Learning can happen anytime and anywhere…not just in school. In fact, most learning probably occurs outside of school. Our children learn by watching us. They learn while playing. They learn everywhere. But if you really want to get your children “ready to learn” in more formal settings like school, a series of five studies out of Ohio State University offers a simple, yet powerful suggestion. In this series of studies, participants played a simple computer game in which one group saw “colorful images of unfamiliar creatures” later identified as “flurps” and “jalets.” They received no information about these creatures in the first phase of the study. They simply saw them. A second group played the game and did not even see the creatures.
In the second phase of the study, both groups received explicit instruction about “flurps” and “jalets.” The researchers measured how long it took participants to learn the difference between them. The first group, who had previous exposure to the creatures, learned the differences between “flurps” and “jalets” more quickly than those who had no exposure to them. Simple exposure prepared them to learn.
In another study, participants would see the creatures in the middle of the screen and have to push a one button if the creature jumped to the left or a different button if it jumped to the right. No one told them that one category of creature always jumped left, and another category always jumped right. Surprisingly, participants did not recognize this difference while playing the game. Mere exposure did not teach them which creature jumped in which direction. But, that exposure did allow them to learn the differences between the creatures more quickly than a group who had received no exposure to the creatures. In other words, the exposure did not teach them about the creatures, it simply prepared them to learn about the creatures.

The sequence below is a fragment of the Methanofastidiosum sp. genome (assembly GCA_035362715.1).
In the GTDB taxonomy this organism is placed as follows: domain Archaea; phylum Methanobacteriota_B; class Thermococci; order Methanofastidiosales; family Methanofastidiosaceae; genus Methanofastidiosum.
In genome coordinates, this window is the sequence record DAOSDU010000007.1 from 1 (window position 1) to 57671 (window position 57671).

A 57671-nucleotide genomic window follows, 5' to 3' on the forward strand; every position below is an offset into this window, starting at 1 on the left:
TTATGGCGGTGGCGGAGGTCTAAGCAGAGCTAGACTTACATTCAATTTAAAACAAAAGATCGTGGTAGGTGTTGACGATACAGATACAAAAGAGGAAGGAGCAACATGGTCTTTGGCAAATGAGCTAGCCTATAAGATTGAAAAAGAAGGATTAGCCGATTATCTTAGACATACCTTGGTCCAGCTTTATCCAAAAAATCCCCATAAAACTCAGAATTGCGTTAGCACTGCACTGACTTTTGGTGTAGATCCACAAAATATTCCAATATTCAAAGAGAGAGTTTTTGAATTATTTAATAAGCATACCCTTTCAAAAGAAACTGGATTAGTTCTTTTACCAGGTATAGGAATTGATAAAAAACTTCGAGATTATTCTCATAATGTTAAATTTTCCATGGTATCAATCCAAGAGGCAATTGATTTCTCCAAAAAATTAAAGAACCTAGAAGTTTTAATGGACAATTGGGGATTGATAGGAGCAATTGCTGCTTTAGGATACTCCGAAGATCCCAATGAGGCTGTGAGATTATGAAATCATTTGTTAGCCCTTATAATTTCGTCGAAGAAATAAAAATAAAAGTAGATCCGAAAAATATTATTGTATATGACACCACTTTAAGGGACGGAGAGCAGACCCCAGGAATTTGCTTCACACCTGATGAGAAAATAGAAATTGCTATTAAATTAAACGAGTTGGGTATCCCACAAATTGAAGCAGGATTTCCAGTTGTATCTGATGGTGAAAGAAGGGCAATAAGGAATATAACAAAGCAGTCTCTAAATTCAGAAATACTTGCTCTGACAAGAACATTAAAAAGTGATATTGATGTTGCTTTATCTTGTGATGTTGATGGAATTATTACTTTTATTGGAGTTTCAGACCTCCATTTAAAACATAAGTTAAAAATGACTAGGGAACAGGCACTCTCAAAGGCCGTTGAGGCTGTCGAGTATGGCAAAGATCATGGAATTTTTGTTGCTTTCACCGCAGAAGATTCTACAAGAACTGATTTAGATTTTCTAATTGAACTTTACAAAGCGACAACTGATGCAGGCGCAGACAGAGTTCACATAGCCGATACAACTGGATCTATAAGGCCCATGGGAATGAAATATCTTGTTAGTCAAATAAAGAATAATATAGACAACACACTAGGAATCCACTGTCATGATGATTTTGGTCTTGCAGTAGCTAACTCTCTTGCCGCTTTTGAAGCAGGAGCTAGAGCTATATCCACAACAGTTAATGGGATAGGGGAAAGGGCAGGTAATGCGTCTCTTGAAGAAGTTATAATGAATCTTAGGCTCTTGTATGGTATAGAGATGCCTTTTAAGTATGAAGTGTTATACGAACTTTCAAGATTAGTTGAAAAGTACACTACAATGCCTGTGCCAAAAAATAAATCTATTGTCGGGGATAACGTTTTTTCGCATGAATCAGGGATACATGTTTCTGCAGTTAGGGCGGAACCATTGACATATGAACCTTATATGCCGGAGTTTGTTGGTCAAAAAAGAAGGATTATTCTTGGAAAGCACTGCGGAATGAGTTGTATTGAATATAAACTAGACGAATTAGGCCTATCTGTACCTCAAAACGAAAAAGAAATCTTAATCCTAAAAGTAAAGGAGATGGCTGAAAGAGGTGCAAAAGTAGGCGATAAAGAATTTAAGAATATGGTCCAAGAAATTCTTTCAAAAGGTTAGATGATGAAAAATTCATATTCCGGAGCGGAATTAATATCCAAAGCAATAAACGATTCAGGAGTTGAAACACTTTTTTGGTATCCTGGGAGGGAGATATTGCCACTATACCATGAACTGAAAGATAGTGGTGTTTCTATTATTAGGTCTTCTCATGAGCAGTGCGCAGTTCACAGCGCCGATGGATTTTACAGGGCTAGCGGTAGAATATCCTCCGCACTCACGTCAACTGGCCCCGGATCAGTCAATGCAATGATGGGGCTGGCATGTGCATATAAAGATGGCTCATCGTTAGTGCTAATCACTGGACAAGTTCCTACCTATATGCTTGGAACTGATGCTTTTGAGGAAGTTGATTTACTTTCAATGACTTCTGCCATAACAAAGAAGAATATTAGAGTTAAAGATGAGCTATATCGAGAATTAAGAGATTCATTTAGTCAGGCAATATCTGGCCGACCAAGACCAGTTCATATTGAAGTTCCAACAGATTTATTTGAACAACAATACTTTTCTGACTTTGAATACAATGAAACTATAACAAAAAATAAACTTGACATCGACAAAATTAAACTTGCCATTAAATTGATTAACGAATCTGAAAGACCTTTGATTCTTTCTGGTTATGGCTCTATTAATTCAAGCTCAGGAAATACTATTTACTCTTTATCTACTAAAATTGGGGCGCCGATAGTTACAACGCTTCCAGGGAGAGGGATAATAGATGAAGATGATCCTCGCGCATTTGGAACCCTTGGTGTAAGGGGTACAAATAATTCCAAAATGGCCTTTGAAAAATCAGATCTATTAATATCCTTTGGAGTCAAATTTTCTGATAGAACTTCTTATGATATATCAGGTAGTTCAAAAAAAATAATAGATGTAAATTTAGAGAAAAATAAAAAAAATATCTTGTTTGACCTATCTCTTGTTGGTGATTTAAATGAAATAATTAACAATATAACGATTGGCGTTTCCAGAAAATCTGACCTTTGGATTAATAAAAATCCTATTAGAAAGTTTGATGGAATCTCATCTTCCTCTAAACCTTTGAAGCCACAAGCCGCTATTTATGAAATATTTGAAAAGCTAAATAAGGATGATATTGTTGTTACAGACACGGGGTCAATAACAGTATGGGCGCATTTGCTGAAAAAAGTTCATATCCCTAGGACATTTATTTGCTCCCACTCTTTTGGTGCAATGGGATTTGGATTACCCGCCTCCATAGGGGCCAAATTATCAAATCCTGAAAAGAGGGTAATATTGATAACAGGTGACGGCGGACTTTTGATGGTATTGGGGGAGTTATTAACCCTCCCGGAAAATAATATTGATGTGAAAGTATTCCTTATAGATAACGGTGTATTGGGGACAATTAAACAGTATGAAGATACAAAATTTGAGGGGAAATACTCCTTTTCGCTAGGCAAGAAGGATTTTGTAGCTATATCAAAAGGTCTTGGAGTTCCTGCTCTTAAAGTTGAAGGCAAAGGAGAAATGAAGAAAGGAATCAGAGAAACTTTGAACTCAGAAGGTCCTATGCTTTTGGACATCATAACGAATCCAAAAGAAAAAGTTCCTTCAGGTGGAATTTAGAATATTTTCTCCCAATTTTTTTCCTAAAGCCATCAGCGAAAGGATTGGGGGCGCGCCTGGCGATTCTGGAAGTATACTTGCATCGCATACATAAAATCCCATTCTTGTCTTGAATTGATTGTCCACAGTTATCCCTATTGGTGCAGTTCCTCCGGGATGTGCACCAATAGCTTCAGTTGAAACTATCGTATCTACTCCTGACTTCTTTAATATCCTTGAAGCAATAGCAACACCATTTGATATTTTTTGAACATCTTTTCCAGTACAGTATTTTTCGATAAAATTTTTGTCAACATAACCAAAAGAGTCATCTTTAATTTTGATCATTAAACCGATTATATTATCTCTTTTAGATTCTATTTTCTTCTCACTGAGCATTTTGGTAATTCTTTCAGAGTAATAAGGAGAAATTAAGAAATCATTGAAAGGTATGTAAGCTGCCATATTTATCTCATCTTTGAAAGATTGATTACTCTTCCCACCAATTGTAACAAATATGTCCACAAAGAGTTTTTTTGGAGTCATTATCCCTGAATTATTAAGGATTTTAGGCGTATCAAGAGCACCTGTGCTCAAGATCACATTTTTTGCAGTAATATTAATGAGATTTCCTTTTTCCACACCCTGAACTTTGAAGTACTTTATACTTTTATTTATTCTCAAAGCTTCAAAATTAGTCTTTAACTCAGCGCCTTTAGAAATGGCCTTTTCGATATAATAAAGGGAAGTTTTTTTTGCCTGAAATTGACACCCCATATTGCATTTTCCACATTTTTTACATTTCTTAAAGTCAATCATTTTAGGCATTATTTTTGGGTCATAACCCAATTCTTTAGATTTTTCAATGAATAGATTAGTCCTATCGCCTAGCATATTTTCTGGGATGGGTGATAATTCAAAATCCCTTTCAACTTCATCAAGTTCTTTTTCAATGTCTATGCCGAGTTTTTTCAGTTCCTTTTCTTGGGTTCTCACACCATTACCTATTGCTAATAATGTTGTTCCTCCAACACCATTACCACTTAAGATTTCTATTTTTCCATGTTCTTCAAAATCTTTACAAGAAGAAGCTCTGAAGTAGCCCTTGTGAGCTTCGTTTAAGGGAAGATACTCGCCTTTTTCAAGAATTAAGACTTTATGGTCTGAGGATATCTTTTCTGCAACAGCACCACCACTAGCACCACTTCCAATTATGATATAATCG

What does this mean? It means that merely exposing your children to new places and things prepares them to learn about those places and things. They may not learn from simply experiencing the new object or place, but the experience prepares them to learn about it more quickly when they receive actual teaching. In other words, you can prepare your child to learn by simply exposing them to new things. Here are some ideas to prepare your children to learn.
- Go on vacation. When you go on vacation, your children encounter new places, new people, new foods, new ecosystems, new animals, new history, and more. Simply experiencing these things prepares them to learn about them in their school studies, readings, or family talks.
- Listen to a variety of music. Don’t get stuck in one style of music. Let your children experience a variety of music. Also, buy some toy instruments and let them play with them. Let them bang on the Tupperware, shake the toy tambourine, hum in the kazoo. As a result, they will be better prepared to learn about rhythm, melody, harmony, and instruments.
- Play with sports equipment. Toss a ball around. Play catch. Swing a bat or a tennis racquet around. Run. Have fun. It will prepare your child to learn about sports when they get more serious.
- Play board games and card games. Games can expose children to the concept of “chance” and numbers as well as strategy and more. Counting dice, counting moves, deciding if it’s worth the risk to ask for another card…all these prepare a child to learn math and science skills.
- Cook with your child. Measuring ingredients for pies or cookies prepares your child to learn about math.
These are just a few ideas. There are many more. Take the time today to engage your child in something new and get them “ready to learn.” What activities can you think of that will expose your child to a skill that they will later learn as part of life?